"This book is distinctive for extending the usual sociological reach, reopening territory that has lain fallow, set aside from the well-ploughed fields of orthodox social theory. In doing so, Law not only produces fresh insight into familiar theorists but guards against collective forgetting of the sociological canon."
- Professor Bridget Fowler, University of Glasgow
"An excellent book, it will be welcomed and read widely by advanced undergraduates, postgraduates and scholars in sociology, cultural studies, social theory and beyond."
- Professor Chris Shilling, University of Kent
Social Theory for Today guides students through the `turns' of past and present social theory as it attempts to wrestle with a recurring sense of crisis in social relations and social theory. Drawing on both classical and contemporary sources, Alex Law provides readers with a firm grasp of competing perspectives.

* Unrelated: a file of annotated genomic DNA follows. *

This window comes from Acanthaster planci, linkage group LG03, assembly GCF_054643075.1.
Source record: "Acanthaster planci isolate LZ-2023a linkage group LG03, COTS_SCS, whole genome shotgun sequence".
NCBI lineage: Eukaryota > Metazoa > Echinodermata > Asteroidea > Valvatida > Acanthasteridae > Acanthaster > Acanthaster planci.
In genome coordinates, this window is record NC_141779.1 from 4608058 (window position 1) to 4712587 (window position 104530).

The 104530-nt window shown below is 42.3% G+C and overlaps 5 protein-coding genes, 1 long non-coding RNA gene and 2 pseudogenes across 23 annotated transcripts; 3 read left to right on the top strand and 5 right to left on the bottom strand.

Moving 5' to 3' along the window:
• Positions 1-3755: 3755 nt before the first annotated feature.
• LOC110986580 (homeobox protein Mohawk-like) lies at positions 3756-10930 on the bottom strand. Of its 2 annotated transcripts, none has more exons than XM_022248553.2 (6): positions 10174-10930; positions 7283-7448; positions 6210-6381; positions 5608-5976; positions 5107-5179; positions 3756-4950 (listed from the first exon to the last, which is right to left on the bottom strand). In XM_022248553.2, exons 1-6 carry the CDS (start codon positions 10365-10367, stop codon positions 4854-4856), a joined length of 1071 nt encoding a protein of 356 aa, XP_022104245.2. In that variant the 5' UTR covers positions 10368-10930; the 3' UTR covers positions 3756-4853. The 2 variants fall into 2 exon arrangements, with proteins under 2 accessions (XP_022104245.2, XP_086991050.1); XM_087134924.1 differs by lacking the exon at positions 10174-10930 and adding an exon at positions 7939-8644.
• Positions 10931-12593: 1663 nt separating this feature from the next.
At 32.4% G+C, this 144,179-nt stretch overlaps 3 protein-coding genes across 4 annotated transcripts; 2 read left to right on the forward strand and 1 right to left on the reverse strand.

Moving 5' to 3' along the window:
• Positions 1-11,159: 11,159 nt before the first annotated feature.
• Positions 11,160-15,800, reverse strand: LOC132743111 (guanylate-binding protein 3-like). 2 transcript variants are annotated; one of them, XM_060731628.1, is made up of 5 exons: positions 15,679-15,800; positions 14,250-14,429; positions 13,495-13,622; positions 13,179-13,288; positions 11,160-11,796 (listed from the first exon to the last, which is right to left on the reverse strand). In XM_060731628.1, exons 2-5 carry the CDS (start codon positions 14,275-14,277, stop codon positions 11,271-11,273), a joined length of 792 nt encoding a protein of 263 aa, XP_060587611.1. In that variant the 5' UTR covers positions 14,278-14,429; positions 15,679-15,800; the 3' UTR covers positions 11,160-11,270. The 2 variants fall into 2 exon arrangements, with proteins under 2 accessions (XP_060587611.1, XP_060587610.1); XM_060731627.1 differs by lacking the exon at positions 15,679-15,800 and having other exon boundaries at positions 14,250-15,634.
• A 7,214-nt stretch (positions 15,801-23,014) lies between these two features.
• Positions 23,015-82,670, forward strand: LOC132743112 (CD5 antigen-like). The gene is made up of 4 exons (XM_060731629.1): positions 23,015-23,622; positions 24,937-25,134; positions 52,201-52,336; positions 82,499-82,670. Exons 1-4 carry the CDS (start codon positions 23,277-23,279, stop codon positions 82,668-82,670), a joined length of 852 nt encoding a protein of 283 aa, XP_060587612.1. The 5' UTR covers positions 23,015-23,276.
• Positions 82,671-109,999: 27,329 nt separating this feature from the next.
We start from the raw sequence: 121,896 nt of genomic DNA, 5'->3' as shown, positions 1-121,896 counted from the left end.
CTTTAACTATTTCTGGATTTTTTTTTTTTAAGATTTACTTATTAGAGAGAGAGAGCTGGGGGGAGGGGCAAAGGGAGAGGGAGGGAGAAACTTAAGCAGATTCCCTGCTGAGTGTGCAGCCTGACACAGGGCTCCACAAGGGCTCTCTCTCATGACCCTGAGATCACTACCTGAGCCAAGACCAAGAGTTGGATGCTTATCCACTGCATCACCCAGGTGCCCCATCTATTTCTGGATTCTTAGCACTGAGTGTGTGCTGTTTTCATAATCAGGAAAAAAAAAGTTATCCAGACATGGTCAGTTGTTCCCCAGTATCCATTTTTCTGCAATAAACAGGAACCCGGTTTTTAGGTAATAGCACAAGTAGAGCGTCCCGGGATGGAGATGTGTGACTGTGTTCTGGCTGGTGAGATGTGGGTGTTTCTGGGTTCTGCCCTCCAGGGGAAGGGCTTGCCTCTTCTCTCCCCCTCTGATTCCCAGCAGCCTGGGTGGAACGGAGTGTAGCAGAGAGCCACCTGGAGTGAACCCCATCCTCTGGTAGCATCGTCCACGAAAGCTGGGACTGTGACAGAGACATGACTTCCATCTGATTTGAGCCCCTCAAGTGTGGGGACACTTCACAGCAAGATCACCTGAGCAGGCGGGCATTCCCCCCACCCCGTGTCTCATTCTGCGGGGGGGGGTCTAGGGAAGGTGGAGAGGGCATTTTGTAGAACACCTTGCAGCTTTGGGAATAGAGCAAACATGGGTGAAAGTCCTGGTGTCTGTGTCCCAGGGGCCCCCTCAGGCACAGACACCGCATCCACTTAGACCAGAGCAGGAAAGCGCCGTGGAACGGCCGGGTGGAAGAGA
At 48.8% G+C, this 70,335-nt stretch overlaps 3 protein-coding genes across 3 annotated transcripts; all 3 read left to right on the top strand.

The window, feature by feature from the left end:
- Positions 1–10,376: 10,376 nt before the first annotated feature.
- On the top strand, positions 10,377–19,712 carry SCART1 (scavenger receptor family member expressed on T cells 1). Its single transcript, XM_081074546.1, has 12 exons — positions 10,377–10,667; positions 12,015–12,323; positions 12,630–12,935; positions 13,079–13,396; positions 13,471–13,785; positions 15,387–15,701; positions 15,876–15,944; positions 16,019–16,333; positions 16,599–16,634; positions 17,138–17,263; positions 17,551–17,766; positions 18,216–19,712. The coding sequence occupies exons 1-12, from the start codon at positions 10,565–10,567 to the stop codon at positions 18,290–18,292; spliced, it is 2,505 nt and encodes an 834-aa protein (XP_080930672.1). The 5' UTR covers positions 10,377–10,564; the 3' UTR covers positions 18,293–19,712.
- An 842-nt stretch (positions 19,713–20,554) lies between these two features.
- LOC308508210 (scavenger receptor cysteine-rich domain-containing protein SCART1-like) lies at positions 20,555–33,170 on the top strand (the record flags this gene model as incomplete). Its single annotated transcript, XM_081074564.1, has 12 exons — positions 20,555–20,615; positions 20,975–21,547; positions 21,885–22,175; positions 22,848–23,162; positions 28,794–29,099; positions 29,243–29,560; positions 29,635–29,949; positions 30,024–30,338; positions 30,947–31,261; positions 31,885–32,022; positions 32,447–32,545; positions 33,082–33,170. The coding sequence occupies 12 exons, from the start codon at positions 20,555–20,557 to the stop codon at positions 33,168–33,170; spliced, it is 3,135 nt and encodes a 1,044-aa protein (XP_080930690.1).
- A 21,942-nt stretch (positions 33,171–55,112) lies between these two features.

Too often social theories attempt to dominate the field by casting rival theorists, past and present, as deluded fools, while the more familiar `big names' in social theory are subject to ever-increasing commentary that runs in ever-decreasing circles. This survey of social theory and crisis lessens the temptation to engage in internal theoretical polemics and esoteric wordplay. Social theory must become practical and specific if it is to become a means of orientation for uncertain times.
This is a must-read for upper level undergraduate and postgraduate students looking for a vibrant and extended understanding of social theory.
Alex Law is Professor of Sociology at Abertay University, Dundee.
Introduction: The Narcissism of Minor Differences Social Theory and Crisis Positivist Turn: Auguste Comte Marx's Turn Nietzsche's Turn: Max Weber and Georg Simmel Ideological Turn: Antonio Gramsci and Georg Lukacs Reflexive Turn: Otto Neurath and Empirical Sociology Modernist Turn: Walter Benjamin and Siegfried Kracauer Critical Turn: The Frankfurt School Negative Turn: Horkheimer, Adorno and Habermas Quotidian Turn: Henri Lefebvre Corporeal Turn: Maurice Merleau-Ponty Pragmatic Turn: Social theory in the US Cultural Turn: Social Theory in France and Britain Relational Turn: Norbert Elias and Pierre Bourdieu Conclusion